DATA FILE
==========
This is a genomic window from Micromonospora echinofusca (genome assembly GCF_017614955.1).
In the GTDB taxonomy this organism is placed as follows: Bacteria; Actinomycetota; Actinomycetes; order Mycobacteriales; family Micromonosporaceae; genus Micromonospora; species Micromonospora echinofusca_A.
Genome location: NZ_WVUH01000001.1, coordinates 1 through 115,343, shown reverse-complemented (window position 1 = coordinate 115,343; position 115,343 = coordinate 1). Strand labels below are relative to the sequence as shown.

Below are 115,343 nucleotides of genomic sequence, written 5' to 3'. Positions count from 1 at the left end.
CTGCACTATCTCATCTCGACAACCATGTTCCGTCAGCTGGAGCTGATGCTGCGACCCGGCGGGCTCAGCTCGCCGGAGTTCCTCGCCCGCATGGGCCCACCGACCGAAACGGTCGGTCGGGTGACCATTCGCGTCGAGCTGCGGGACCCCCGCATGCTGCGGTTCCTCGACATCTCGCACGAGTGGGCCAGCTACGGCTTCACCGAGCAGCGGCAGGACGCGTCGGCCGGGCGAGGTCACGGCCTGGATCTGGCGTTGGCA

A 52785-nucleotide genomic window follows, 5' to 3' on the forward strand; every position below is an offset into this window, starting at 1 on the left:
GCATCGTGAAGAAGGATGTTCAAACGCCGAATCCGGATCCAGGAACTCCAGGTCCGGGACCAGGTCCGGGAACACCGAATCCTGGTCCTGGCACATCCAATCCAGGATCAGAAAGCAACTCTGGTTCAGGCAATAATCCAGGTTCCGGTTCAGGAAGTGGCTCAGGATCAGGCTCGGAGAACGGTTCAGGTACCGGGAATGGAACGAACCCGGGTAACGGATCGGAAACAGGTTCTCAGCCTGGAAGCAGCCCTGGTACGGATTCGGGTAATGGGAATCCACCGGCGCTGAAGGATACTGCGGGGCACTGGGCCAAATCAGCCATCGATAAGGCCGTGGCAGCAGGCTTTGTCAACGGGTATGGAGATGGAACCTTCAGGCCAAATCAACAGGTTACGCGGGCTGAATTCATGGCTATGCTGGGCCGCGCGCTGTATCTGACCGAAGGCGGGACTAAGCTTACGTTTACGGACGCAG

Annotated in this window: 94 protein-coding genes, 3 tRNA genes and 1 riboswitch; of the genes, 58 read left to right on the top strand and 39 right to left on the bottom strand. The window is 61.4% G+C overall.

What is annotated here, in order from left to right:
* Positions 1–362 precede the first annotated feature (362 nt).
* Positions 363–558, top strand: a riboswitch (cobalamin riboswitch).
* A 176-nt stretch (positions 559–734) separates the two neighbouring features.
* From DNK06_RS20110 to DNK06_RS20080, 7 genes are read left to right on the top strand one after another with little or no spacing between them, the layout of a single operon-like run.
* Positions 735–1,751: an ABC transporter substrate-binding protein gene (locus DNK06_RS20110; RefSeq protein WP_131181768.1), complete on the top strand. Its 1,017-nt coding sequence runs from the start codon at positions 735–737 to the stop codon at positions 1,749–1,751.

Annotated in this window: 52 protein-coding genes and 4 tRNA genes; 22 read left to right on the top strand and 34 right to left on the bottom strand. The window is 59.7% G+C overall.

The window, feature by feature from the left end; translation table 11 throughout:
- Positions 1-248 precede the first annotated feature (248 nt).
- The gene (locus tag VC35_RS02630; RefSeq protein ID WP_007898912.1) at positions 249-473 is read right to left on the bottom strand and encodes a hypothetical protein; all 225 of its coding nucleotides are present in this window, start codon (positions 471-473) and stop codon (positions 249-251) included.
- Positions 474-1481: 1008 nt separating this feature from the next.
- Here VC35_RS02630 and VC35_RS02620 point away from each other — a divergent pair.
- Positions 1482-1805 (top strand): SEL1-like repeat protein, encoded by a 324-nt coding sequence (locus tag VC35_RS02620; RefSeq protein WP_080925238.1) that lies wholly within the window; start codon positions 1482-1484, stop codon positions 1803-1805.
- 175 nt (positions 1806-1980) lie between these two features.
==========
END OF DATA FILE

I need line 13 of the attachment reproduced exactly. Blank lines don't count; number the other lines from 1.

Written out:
* From DNK06_RS20110 to DNK06_RS20080, 7 genes are read left to right on the top strand one after another with little or no spacing between them, the layout of a single operon-like run.